The computers’ lithium-ion batteries can overheat.
Firing tubes in some kits could be too narrow, causing the canister shells to unexpectedly blow up.
The AC power cord on model RD-800 pianos can be connected to the XLR output jacks.
Pressure from the ignition of the propane gas can cause the glass to break, posing a laceration hazard.
The scarves fail to meet the federal flammability standard for wearing apparel and pose a risk of burn injury to consumers.
Front forks on 13 models of Scott and 11 models of Trek 2011, 2012 and 2013 bicycles can break.
The system can cause wine bottles to break during pressurization.
Ground screws used in the recalled Trane XB300 and American Standard Silver SI air conditioning systems do not have the two threads required to provide sufficient grounding, posing a shock hazard to consumers.
The bike's frame can crack at the hinge on the top tube.
The batteries can fail to emit a low battery warning and not generate a warning to the user.
Throat collars have been decertified by BNQ in Canada due to the risk of a laceration hazard to the throat.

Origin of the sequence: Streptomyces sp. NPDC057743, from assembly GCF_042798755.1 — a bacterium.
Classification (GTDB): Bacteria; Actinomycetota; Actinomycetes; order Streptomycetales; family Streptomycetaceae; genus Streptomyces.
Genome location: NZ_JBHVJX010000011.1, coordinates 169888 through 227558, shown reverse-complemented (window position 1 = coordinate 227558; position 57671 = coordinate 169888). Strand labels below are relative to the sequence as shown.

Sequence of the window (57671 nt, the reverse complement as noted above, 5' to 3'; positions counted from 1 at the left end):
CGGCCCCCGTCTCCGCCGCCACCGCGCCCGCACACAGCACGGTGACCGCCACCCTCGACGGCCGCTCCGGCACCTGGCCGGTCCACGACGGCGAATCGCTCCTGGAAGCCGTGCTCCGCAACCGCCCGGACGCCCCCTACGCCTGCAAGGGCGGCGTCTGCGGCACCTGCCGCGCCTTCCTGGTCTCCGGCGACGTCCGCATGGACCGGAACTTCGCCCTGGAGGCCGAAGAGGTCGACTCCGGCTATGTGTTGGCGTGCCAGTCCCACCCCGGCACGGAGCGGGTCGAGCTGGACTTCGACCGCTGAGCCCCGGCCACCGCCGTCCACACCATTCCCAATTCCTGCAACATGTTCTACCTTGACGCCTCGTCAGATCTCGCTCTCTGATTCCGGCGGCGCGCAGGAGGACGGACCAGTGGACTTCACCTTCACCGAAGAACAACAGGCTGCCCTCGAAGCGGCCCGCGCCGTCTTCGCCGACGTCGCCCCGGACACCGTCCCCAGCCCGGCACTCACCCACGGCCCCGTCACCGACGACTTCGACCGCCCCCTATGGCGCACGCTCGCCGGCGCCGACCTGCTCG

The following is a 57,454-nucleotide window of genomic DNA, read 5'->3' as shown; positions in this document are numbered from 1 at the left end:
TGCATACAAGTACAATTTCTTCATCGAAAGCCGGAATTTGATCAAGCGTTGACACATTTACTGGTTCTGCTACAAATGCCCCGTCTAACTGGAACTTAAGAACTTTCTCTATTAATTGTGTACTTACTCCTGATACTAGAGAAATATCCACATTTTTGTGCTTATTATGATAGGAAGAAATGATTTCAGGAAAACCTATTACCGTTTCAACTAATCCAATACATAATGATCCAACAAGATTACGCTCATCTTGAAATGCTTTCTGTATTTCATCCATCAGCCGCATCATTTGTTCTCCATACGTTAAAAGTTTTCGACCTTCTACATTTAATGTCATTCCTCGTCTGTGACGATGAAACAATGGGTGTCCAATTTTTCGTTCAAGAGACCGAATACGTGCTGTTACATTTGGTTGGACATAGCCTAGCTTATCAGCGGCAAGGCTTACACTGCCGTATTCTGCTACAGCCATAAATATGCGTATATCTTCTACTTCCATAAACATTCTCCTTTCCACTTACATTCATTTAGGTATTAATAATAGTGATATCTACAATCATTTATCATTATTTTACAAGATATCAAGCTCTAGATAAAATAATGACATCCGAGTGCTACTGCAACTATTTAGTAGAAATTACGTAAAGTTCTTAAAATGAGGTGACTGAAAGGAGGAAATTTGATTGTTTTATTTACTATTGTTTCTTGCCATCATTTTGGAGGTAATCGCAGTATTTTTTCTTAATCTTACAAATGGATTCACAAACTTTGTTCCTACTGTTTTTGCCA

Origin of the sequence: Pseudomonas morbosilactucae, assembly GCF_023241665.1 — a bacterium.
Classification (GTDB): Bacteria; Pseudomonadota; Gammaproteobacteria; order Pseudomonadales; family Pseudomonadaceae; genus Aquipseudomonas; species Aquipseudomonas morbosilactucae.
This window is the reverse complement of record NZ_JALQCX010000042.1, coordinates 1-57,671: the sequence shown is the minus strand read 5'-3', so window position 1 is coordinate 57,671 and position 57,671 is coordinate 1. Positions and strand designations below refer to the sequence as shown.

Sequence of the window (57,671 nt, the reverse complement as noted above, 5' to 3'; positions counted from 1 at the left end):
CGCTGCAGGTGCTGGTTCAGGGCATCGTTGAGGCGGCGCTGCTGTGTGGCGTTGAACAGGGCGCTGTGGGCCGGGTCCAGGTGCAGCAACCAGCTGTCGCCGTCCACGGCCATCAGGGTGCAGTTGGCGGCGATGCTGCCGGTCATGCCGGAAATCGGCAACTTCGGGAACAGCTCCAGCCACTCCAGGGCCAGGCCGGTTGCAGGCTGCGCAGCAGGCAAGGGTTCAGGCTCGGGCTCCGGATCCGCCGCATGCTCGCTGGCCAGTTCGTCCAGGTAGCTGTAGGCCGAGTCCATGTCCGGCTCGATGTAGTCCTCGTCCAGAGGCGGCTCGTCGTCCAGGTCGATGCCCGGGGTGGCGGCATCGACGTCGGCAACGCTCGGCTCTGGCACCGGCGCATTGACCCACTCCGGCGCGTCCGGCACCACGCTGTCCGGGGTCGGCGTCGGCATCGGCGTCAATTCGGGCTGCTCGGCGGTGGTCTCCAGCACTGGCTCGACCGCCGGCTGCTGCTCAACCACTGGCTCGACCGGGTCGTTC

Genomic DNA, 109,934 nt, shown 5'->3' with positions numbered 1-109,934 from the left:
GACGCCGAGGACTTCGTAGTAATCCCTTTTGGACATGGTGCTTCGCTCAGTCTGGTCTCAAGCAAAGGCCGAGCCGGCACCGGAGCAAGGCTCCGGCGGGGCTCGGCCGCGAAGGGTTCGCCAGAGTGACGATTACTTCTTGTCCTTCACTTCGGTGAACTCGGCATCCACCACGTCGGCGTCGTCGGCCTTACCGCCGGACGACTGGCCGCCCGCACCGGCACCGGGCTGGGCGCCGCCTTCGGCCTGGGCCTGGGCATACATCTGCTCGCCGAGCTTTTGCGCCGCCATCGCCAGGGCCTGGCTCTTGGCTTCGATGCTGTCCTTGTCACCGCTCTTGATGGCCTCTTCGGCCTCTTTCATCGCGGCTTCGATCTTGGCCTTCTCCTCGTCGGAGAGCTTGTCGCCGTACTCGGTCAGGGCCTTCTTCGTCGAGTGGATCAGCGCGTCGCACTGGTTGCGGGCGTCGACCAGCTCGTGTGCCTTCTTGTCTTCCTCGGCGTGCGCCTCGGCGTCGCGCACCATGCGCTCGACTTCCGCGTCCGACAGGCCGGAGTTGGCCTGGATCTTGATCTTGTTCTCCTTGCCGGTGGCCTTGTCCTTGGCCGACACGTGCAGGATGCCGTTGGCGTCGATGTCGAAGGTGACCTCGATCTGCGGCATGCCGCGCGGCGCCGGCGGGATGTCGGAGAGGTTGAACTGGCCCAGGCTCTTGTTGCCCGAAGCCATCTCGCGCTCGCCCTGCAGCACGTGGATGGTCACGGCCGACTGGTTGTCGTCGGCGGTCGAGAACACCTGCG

The spindles in the glider base can separate while rocking.
The plastic cover on the charger's exchangeable plugs can loosen and separate, exposing components. Travel chargers used on Nokia Lumia 2520 tablets.
Improper wiring in the 26-inch table lamps can pose shock and fire hazards to consumers
The center of the ottoman can collapse during use, posing a fall hazard.
Nailers can jam and override the safety switch that permits only one nail to fire at a time, posing an injury risk.
The “Bubble Knobs” glass cabinet and drawer-pulls can break and expose sharp pieces of glass. This poses a risk of laceration to the consumer.
A crack can develop in a cap used to seal the manifold of the Ultra Series 80, 105, 155 and 230 MBH boiler. This poses a risk of fire and explosion.
The steerer tube in the front fork can break.
The Lea Covington or Hannah Collection bunk beds with bookcases can be assembled incorrectly, resulting in a gap larger than allowed by industry safety standards. This poses an entrapment hazard to young children.